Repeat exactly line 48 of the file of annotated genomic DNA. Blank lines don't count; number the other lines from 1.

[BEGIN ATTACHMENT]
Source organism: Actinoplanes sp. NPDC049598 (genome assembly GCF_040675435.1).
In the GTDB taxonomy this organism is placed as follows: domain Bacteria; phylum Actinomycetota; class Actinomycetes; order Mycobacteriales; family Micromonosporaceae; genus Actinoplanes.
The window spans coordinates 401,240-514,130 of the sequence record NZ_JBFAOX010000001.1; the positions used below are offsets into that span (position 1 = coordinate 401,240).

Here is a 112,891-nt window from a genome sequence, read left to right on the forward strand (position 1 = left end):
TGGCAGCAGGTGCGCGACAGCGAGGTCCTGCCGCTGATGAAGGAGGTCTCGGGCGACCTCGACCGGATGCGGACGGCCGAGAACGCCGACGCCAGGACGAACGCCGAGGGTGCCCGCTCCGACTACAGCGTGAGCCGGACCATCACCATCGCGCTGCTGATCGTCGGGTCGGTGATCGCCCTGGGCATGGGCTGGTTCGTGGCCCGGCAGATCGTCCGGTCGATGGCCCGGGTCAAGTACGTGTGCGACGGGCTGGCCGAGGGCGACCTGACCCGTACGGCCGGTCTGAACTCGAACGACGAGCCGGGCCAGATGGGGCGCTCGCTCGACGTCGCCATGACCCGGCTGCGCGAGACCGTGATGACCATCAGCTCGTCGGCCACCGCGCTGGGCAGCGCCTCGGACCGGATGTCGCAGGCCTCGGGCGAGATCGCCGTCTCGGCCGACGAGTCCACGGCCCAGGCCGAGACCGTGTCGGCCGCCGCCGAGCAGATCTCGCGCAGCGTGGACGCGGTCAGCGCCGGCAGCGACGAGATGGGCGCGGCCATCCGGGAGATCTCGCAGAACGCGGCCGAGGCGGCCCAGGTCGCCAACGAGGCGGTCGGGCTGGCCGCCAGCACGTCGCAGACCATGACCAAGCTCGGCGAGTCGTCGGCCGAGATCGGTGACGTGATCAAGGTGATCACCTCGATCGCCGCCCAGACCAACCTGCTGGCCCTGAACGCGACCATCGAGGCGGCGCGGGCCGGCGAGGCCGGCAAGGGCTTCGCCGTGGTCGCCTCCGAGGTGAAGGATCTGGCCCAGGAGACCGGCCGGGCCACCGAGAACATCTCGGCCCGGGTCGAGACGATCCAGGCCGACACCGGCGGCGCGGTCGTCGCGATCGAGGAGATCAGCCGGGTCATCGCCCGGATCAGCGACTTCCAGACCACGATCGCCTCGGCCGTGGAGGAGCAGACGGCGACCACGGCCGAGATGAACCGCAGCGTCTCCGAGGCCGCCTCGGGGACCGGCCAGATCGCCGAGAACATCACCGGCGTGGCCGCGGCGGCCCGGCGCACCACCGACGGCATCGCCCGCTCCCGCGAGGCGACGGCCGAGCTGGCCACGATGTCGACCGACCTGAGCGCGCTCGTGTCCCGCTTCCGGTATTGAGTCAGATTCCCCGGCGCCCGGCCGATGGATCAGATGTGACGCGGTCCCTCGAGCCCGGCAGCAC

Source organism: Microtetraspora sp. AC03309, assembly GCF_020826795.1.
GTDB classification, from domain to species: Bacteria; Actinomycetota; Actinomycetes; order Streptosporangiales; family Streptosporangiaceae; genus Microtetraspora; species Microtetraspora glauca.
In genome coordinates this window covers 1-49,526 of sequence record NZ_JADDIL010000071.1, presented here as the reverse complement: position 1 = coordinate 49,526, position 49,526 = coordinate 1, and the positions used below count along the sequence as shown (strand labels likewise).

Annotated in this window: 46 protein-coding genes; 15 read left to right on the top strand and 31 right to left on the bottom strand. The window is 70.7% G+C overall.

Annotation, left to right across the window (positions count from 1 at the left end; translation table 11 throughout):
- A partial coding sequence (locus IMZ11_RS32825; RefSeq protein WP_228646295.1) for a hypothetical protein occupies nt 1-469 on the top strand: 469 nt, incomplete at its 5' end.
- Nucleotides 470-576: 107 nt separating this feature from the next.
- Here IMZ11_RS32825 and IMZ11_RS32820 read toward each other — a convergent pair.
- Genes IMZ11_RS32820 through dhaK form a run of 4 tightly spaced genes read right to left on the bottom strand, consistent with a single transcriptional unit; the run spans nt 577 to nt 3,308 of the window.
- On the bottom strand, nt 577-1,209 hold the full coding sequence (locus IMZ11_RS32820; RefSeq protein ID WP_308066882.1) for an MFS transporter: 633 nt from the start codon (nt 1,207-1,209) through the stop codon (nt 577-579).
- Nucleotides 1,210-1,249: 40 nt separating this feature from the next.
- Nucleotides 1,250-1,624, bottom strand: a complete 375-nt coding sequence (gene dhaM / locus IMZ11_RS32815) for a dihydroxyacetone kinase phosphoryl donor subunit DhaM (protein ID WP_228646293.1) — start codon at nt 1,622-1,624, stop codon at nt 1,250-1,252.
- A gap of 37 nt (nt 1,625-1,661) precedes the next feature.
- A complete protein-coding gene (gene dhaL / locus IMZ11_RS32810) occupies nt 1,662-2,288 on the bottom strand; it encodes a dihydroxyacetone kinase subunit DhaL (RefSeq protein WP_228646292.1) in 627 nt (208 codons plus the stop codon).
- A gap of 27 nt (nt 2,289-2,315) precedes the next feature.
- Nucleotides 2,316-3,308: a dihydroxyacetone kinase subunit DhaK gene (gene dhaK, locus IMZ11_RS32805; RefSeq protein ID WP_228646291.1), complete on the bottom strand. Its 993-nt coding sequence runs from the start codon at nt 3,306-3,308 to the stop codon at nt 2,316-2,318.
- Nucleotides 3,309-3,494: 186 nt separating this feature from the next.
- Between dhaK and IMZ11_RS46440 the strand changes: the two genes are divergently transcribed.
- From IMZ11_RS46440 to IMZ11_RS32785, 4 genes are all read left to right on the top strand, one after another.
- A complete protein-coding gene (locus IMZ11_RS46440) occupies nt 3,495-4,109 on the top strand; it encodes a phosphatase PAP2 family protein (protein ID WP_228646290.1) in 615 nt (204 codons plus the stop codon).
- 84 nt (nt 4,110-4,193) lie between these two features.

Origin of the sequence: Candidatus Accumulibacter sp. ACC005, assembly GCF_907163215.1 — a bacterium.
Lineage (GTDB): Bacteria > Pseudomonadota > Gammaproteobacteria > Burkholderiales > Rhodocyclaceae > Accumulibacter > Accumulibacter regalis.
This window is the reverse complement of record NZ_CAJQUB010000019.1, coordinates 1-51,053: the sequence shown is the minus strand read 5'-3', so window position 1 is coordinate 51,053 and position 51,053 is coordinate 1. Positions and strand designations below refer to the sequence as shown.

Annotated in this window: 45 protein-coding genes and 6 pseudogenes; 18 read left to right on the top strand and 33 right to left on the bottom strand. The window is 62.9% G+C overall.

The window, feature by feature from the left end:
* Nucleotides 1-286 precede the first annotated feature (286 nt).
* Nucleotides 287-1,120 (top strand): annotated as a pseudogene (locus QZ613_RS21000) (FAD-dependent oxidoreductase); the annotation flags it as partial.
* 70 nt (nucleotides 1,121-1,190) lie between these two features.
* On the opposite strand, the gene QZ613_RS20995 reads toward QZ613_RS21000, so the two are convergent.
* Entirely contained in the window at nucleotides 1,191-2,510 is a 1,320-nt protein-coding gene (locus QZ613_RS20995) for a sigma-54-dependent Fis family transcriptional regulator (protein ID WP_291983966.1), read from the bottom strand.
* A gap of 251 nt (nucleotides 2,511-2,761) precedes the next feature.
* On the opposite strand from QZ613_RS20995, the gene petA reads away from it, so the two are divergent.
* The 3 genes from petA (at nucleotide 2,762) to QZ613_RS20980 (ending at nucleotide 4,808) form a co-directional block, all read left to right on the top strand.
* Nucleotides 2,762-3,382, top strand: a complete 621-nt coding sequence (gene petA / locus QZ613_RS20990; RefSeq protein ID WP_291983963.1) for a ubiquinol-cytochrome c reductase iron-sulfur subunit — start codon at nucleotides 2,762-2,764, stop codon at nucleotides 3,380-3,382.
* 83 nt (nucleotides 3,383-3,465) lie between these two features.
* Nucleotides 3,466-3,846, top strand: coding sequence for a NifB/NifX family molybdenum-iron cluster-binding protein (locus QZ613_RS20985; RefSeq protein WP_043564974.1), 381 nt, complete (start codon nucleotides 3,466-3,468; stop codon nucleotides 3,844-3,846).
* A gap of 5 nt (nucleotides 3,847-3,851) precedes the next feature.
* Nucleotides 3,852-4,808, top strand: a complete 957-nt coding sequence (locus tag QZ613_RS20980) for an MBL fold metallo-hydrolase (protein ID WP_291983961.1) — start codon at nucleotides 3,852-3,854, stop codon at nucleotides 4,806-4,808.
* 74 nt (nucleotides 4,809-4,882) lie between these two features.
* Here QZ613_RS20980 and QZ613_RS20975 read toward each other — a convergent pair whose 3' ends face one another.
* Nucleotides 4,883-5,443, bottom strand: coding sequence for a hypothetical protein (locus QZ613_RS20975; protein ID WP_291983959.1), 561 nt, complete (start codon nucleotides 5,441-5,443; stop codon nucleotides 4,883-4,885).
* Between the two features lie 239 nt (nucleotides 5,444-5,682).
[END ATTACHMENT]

* Between the two features lie 239 nt (nucleotides 5,444-5,682).